TUNICA -- You think it's hard to groove a golf swing or a tennis backhand?
Try rolling a pair of dice down a long, hard table so that they bump against a pyramid-studded wall and come to rest with a winning combination showing. Not one time and not every time, but often enough so that the casino's advantage becomes the shooter's advantage.
Think about the physics for a minute. The grip matters. The position of the dice when they leave the hand matters. The shooter's position relative to the stickman matters. Velocity, rotation, yaw, trajectory, and dissipation of mass in motion matter.
But if you could master all of that, think of the money you could make.
Somebody has thought of it a lot. And practiced it. And written books about it that have inspired both players and casino owners to take a serious look. Dice-control players, as they are called, are further proof that no human enterprise involving sex or money is without a subset of specialists with jaw-dropping abilities and dedication.
"The theory seems sound, the mathematics make sense, and the technique is backed by several authors and gambling experts," writes casino consultant Bill Zender in Casino Enterprise Management magazine. Even so, he concludes, "there is plenty of room for skepticism."
Dice-control players, also known as rhythm rollers, are a little like card counters -- savants and disciples of gambling gurus such as Christopher "Sharpshooter" Pawlicki, who preaches that the house can be beaten. Fact or fiction, belief in dice control may be good for casinos if it encourages more play. Unlike blackjack, which is the most popular table game in the casino, and poker, which is enjoying an enormous surge in popularity thanks to television and Texas Hold 'Em, craps is a dying game and a labor-intensive one at that, requiring a crew of three employees. According to the Mississippi Gaming Commission, the monthly "drop" or amount wagered at craps tables in the North River Region is about half that of blackjack and barely 2 percent of the amount poured into slot machines.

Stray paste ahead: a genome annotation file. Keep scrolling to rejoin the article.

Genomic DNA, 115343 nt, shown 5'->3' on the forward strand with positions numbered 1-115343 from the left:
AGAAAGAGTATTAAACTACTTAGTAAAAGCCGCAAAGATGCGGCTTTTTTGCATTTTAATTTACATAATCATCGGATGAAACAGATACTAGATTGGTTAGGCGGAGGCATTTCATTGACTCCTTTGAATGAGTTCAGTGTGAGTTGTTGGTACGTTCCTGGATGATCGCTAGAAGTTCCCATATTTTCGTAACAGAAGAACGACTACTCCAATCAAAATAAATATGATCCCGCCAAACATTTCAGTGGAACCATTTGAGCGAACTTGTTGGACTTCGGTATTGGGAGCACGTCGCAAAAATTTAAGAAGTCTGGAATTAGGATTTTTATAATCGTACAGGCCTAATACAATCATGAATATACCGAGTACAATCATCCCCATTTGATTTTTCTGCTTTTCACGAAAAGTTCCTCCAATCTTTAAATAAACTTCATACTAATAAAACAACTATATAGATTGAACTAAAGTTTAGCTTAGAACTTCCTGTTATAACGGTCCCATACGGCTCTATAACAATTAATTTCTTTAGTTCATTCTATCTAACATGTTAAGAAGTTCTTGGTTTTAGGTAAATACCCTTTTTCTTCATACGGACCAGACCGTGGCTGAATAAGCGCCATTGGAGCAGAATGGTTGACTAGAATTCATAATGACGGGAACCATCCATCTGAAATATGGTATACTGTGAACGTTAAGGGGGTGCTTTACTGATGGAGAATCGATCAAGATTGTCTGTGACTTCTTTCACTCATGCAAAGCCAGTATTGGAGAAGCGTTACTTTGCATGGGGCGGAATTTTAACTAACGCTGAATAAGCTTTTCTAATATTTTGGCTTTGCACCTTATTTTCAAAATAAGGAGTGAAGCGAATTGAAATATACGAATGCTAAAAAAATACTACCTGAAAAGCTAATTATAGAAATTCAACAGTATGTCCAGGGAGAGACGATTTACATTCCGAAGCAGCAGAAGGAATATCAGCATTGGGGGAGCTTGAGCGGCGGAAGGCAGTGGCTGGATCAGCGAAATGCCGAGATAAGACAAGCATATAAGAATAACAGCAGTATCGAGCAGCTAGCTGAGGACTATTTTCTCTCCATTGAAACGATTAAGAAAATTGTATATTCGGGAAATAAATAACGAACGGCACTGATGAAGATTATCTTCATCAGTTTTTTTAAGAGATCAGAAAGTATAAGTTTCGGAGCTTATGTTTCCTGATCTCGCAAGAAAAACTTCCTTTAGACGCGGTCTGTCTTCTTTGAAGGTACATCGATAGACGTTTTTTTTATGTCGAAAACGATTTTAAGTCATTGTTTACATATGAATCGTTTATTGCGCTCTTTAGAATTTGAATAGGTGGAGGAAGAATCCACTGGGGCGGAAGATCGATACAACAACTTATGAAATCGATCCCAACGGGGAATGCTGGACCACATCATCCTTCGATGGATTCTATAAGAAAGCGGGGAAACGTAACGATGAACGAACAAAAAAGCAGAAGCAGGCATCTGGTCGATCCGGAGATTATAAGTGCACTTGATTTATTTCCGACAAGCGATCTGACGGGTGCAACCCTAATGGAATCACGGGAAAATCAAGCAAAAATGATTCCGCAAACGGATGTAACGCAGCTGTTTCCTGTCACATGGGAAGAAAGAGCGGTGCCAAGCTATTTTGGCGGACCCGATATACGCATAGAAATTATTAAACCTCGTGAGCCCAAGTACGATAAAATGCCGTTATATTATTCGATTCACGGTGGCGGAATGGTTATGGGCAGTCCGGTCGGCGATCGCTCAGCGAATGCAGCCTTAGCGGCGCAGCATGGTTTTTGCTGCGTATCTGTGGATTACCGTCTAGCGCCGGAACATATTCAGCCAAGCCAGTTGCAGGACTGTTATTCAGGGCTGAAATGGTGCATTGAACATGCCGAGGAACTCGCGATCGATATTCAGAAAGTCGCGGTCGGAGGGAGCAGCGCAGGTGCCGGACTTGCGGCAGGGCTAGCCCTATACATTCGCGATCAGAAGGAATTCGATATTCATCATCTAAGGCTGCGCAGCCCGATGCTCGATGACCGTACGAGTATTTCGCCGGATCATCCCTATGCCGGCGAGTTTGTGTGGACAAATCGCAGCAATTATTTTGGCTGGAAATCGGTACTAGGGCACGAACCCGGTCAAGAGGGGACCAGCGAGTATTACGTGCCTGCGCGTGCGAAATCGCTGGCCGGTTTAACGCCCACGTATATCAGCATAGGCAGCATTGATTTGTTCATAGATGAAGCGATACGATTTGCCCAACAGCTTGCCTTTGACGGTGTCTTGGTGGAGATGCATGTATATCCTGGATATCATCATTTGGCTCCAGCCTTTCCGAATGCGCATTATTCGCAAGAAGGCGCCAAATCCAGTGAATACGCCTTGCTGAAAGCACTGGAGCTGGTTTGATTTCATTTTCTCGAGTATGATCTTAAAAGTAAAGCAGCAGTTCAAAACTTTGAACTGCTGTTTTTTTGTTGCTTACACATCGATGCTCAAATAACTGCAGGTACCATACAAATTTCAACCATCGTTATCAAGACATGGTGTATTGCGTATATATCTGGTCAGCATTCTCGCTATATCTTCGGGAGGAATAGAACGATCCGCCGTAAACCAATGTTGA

The irony is that craps is "the best game in the casino," says Brian Delaney, a craps-table stickman at the Grand Casino in Tunica. By playing the "pass" or "don't pass" line on the outer rim of the table layout and taking the maximum odds "behind the line," players can reduce the house advantage to roughly 1 percent.
That's what makes craps attractive to "Sharpshooter" disciples. If the roll of the dice can be controlled ever so slightly over a series of throws, the advantage shifts to the player. Delaney says that a few years ago, three Tunica casinos were hit for approximately $10,000 each by a team of Mexican craps players. Professing ignorance of English, five of them would bet and create confusion while the expert "dice slider" tossed the dice so that only one of them hit the wall and the other pivoted but did not roll over.
Such a throw will ordinarily get the shooter a polite reminder from the pit boss or stickman if it doesn't happen often. Dice control players believe that even if both dice hit the wall, the outcome can still be influenced. The shooter positions himself near the middle of the table next to the stickman to shorten the length of the throw. He grips the dice so that the "six" face and the "ace" face are against each other and a "hard way" combination (2-2, 3-3, 4-4, or 5-5) is showing on top. The dice are thrown so that they stay together, land flat, and lightly bump the wall.
Delaney and Grand Casino pit boss Chris Douglass say they can easily spot dice control players. Douglass was noncommittal when asked if there is anything to it.
"Some think so and some don't," he says.
On a recent visit to the craps tables, shooters displayed a variety of backhand and sidearm deliveries that consistently sent the dice crashing against the back wall or, once, onto the floor. All of them looked like straight shooters, but practice makes perfect, and it is probably only a matter of time until the Craps Channel appears on cable.